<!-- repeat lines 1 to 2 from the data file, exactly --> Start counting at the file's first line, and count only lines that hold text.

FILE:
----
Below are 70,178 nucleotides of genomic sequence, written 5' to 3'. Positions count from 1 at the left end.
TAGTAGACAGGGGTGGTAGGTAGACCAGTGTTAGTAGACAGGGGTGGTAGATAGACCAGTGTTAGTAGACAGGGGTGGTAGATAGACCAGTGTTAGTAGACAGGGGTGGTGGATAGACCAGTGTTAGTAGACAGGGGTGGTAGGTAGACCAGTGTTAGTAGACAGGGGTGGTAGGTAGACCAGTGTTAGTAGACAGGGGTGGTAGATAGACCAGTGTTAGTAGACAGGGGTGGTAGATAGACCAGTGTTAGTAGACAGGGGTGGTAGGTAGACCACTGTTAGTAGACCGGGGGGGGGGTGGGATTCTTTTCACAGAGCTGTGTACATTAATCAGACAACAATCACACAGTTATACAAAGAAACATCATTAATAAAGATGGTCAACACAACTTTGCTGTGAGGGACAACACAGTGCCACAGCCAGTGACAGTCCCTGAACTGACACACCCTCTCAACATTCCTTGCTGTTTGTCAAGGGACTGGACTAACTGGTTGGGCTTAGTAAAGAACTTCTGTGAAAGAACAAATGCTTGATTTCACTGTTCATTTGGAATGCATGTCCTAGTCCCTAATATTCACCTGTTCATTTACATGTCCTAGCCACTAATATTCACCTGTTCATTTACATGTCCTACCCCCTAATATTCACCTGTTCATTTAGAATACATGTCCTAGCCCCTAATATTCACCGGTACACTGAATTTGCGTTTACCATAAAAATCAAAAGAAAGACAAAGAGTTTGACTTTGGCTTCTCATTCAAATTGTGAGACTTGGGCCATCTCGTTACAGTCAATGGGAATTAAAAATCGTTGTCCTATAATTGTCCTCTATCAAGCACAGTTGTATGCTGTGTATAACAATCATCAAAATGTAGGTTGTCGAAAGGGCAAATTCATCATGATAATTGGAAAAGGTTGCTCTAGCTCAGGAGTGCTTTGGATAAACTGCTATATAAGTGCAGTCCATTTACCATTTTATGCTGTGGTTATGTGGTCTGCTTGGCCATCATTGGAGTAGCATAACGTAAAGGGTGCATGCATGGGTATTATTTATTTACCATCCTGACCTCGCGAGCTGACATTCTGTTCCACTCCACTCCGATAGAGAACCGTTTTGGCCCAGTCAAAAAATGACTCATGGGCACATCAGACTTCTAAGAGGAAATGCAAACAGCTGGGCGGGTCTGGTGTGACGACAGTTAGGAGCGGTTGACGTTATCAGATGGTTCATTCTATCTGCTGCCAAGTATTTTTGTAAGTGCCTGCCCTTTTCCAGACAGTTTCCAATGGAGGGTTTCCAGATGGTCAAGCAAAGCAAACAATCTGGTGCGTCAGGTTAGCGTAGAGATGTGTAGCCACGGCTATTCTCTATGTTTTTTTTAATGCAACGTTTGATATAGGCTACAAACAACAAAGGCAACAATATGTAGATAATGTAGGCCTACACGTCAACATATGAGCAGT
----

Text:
Below are 70,178 nucleotides of genomic sequence, written 5' to 3'. Positions count from 1 at the left end.
TAGTAGACAGGGGTGGTAGGTAGACCAGTGTTAGTAGACAGGGGTGGTAGATAGACCAGTGTTAGTAGACAGGGGTGGTAGATAGACCAGTGTTAGTAGACAGGGGTGGTGGATAGACCAGTGTTAGTAGACAGGGGTGGTAGGTAGACCAGTGTTAGTAGACAGGGGTGGTAGGTAGACCAGTGTTAGTAGACAGGGGTGGTAGATAGACCAGTGTTAGTAGACAGGGGTGGTAGATAGACCAGTGTTAGTAGACAGGGGTGGTAGGTAGACCACTGTTAGTAGACCGGGGGGGGGGTGGGATTCTTTTCACAGAGCTGTGTACATTAATCAGACAACAATCACACAGTTATACAAAGAAACATCATTAATAAAGATGGTCAACACAACTTTGCTGTGAGGGACAACACAGTGCCACAGCCAGTGACAGTCCCTGAACTGACACACCCTCTCAACATTCCTTGCTGTTTGTCAAGGGACTGGACTAACTGGTTGGGCTTAGTAAAGAACTTCTGTGAAAGAACAAATGCTTGATTTCACTGTTCATTTGGAATGCATGTCCTAGTCCCTAATATTCACCTGTTCATTTACATGTCCTAGCCACTAATATTCACCTGTTCATTTACATGTCCTACCCCCTAATATTCACCTGTTCATTTAGAATACATGTCCTAGCCCCTAATATTCACCGGTACACTGAATTTGCGTTTACCATAAAAATCAAAAGAAAGACAAAGAGTTTGACTTTGGCTTCTCATTCAAATTGTGAGACTTGGGCCATCTCGTTACAGTCAATGGGAATTAAAAATCGTTGTCCTATAATTGTCCTCTATCAAGCACAGTTGTATGCTGTGTATAACAATCATCAAAATGTAGGTTGTCGAAAGGGCAAATTCATCATGATAATTGGAAAAGGTTGCTCTAGCTCAGGAGTGCTTTGGATAAACTGCTATATAAGTGCAGTCCATTTACCATTTTATGCTGTGGTTATGTGGTCTGCTTGGCCATCATTGGAGTAGCATAACGTAAAGGGTGCATGCATGGGTATTATTTATTTACCATCCTGACCTCGCGAGCTGACATTCTGTTCCACTCCACTCCGATAGAGAACCGTTTTGGCCCAGTCAAAAAATGACTCATGGGCACATCAGACTTCTAAGAGGAAATGCAAACAGCTGGGCGGGTCTGGTGTGACGACAGTTAGGAGCGGTTGACGTTATCAGATGGTTCATTCTATCTGCTGCCAAGTATTTTTGTAAGTGCCTGCCCTTTTCCAGACAGTTTCCAATGGAGGGTTTCCAGATGGTCAAGCAAAGCAAACAATCTGGTGCGTCAGGTTAGCGTAGAGATGTGTAGCCACGGCTATTCTCTATGTTTTTTTTAATGCAACGTTTGATATAGGCTACAAACAACAAAGGCAACAATATGTAGATAATGTAGGCCTACACGTCAACATATGAGCAGT